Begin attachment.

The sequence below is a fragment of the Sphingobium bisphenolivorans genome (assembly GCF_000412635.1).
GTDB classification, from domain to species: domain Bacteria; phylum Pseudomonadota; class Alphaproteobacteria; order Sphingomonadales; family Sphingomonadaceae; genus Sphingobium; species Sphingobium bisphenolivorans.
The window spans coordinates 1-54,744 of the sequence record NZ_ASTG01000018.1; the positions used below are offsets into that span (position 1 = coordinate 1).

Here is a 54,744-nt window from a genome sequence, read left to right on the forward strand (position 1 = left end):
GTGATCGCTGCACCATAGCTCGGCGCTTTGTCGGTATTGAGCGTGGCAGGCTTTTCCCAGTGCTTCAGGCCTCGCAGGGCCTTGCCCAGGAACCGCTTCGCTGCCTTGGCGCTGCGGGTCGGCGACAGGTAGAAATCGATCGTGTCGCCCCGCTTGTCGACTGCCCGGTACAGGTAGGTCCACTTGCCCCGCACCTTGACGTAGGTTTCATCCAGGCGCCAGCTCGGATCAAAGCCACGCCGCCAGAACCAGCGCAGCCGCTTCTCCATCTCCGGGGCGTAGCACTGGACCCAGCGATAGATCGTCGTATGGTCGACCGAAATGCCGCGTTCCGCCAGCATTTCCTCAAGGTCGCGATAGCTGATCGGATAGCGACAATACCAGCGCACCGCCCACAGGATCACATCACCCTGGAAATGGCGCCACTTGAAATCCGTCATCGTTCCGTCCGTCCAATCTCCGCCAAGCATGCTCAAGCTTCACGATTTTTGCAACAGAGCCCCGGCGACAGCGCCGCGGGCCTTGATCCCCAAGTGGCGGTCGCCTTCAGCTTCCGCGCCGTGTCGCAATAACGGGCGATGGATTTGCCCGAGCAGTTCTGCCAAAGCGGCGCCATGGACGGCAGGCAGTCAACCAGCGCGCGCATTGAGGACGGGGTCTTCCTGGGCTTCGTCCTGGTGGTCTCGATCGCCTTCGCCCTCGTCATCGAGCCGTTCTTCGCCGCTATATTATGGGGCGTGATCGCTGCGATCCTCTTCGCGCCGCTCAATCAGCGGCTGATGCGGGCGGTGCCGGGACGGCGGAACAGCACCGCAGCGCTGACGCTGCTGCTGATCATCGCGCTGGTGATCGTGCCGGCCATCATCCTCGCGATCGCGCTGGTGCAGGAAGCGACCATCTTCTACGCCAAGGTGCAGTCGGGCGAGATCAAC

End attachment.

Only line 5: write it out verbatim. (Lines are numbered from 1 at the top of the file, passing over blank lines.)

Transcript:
GTGATCGCTGCACCATAGCTCGGCGCTTTGTCGGTATTGAGCGTGGCAGGCTTTTCCCAGTGCTTCAGGCCTCGCAGGGCCTTGCCCAGGAACCGCTTCGCTGCCTTGGCGCTGCGGGTCGGCGACAGGTAGAAATCGATCGTGTCGCCCCGCTTGTCGACTGCCCGGTACAGGTAGGTCCACTTGCCCCGCACCTTGACGTAGGTTTCATCCAGGCGCCAGCTCGGATCAAAGCCACGCCGCCAGAACCAGCGCAGCCGCTTCTCCATCTCCGGGGCGTAGCACTGGACCCAGCGATAGATCGTCGTATGGTCGACCGAAATGCCGCGTTCCGCCAGCATTTCCTCAAGGTCGCGATAGCTGATCGGATAGCGACAATACCAGCGCACCGCCCACAGGATCACATCACCCTGGAAATGGCGCCACTTGAAATCCGTCATCGTTCCGTCCGTCCAATCTCCGCCAAGCATGCTCAAGCTTCACGATTTTTGCAACAGAGCCCCGGCGACAGCGCCGCGGGCCTTGATCCCCAAGTGGCGGTCGCCTTCAGCTTCCGCGCCGTGTCGCAATAACGGGCGATGGATTTGCCCGAGCAGTTCTGCCAAAGCGGCGCCATGGACGGCAGGCAGTCAACCAGCGCGCGCATTGAGGACGGGGTCTTCCTGGGCTTCGTCCTGGTGGTCTCGATCGCCTTCGCCCTCGTCATCGAGCCGTTCTTCGCCGCTATATTATGGGGCGTGATCGCTGCGATCCTCTTCGCGCCGCTCAATCAGCGGCTGATGCGGGCGGTGCCGGGACGGCGGAACAGCACCGCAGCGCTGACGCTGCTGCTGATCATCGCGCTGGTGATCGTGCCGGCCATCATCCTCGCGATCGCGCTGGTGCAGGAAGCGACCATCTTCTACGCCAAGGTGCAGTCGGGCGAGATCAAC